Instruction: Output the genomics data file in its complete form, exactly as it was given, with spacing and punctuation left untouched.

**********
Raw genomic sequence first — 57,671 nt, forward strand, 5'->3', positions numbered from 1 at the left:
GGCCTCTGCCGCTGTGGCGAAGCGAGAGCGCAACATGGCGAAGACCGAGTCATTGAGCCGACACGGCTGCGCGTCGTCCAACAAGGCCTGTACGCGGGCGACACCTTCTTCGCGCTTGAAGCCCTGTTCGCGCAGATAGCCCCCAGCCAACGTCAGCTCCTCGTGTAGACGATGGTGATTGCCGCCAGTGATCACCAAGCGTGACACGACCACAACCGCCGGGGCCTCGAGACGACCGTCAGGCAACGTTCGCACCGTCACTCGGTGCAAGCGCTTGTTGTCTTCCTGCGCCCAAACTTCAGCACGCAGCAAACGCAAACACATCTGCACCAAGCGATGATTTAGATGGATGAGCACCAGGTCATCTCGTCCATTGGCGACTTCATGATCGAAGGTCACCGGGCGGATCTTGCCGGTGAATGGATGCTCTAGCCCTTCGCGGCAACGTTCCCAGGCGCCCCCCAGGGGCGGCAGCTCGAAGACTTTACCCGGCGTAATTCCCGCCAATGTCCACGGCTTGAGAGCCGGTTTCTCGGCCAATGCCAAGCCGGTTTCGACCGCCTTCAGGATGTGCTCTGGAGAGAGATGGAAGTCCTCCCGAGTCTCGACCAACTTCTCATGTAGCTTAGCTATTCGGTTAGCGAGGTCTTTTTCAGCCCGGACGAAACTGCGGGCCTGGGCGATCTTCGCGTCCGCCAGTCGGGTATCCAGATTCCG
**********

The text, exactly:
Raw genomic sequence first — 57,671 nt, forward strand, 5'->3', positions numbered from 1 at the left:
GGCCTCTGCCGCTGTGGCGAAGCGAGAGCGCAACATGGCGAAGACCGAGTCATTGAGCCGACACGGCTGCGCGTCGTCCAACAAGGCCTGTACGCGGGCGACACCTTCTTCGCGCTTGAAGCCCTGTTCGCGCAGATAGCCCCCAGCCAACGTCAGCTCCTCGTGTAGACGATGGTGATTGCCGCCAGTGATCACCAAGCGTGACACGACCACAACCGCCGGGGCCTCGAGACGACCGTCAGGCAACGTTCGCACCGTCACTCGGTGCAAGCGCTTGTTGTCTTCCTGCGCCCAAACTTCAGCACGCAGCAAACGCAAACACATCTGCACCAAGCGATGATTTAGATGGATGAGCACCAGGTCATCTCGTCCATTGGCGACTTCATGATCGAAGGTCACCGGGCGGATCTTGCCGGTGAATGGATGCTCTAGCCCTTCGCGGCAACGTTCCCAGGCGCCCCCCAGGGGCGGCAGCTCGAAGACTTTACCCGGCGTAATTCCCGCCAATGTCCACGGCTTGAGAGCCGGTTTCTCGGCCAATGCCAAGCCGGTTTCGACCGCCTTCAGGATGTGCTCTGGAGAGAGATGGAAGTCCTCCCGAGTCTCGACCAACTTCTCATGTAGCTTAGCTATTCGGTTAGCGAGGTCTTTTTCAGCCCGGACGAAACTGCGGGCCTGGGCGATCTTCGCGTCCGCCAGTCGGGTATCCAGATTCCG